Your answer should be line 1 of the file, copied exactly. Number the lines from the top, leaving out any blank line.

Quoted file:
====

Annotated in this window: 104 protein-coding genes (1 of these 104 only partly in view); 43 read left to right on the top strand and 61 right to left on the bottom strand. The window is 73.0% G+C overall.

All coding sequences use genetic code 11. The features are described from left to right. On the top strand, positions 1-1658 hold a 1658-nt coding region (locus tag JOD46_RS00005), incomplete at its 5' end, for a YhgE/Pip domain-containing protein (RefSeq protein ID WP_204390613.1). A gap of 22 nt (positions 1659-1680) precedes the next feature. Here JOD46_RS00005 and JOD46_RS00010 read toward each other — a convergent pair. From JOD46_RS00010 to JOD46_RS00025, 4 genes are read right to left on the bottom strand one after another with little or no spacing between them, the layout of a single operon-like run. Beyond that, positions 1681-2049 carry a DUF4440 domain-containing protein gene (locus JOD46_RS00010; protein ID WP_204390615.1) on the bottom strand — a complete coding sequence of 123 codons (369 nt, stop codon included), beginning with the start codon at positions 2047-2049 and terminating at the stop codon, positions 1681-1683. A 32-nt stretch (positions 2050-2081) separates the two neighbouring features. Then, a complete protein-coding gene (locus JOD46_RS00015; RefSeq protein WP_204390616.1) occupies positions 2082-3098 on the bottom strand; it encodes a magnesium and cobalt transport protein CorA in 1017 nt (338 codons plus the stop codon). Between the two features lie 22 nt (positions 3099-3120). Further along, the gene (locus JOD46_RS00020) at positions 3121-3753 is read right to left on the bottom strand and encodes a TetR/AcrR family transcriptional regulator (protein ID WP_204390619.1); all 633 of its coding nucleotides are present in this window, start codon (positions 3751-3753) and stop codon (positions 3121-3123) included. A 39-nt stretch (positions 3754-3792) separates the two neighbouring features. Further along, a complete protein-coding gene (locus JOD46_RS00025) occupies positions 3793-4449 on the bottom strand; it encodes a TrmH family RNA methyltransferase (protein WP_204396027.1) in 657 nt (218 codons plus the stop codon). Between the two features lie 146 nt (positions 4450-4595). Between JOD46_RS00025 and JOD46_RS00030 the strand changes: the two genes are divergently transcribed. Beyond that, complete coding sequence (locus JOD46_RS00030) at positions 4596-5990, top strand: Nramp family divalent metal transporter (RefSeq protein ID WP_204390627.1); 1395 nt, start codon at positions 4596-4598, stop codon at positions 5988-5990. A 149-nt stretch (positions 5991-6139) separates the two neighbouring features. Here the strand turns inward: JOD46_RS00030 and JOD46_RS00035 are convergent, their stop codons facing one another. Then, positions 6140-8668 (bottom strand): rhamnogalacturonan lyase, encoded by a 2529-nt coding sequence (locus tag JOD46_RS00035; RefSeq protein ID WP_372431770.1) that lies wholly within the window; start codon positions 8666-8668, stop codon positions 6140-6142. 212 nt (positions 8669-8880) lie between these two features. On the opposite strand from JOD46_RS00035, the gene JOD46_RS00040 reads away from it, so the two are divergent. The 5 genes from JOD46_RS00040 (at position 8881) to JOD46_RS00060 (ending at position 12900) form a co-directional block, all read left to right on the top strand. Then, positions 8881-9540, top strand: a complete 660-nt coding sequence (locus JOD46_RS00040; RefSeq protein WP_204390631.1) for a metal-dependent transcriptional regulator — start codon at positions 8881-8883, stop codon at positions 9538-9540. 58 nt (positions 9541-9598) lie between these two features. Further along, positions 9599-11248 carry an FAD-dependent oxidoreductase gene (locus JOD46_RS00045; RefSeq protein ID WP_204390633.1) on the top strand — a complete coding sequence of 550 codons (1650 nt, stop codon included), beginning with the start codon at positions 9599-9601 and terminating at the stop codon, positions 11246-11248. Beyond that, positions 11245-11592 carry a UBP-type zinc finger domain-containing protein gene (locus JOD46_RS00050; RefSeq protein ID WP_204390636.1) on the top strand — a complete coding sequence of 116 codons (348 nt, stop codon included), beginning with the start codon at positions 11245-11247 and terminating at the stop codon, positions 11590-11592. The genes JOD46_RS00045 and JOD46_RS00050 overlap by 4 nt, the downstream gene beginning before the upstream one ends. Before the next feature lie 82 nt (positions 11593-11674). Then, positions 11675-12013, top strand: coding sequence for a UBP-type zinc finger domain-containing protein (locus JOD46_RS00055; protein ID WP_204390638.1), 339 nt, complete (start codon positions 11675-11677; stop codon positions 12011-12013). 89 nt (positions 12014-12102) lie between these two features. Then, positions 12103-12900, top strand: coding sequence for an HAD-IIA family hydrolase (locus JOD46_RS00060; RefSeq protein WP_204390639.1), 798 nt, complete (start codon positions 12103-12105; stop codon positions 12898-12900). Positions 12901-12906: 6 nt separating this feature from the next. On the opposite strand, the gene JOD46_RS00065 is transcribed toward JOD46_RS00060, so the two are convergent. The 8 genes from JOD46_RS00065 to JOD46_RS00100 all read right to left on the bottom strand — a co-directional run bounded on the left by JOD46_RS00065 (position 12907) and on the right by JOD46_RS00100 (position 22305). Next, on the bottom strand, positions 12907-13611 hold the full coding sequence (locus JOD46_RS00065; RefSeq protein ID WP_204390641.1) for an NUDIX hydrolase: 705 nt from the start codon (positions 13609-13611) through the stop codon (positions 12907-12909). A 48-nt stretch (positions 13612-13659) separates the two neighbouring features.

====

Annotated in this window: 104 protein-coding genes (1 of these 104 only partly in view); 43 read left to right on the top strand and 61 right to left on the bottom strand. The window is 73.0% G+C overall.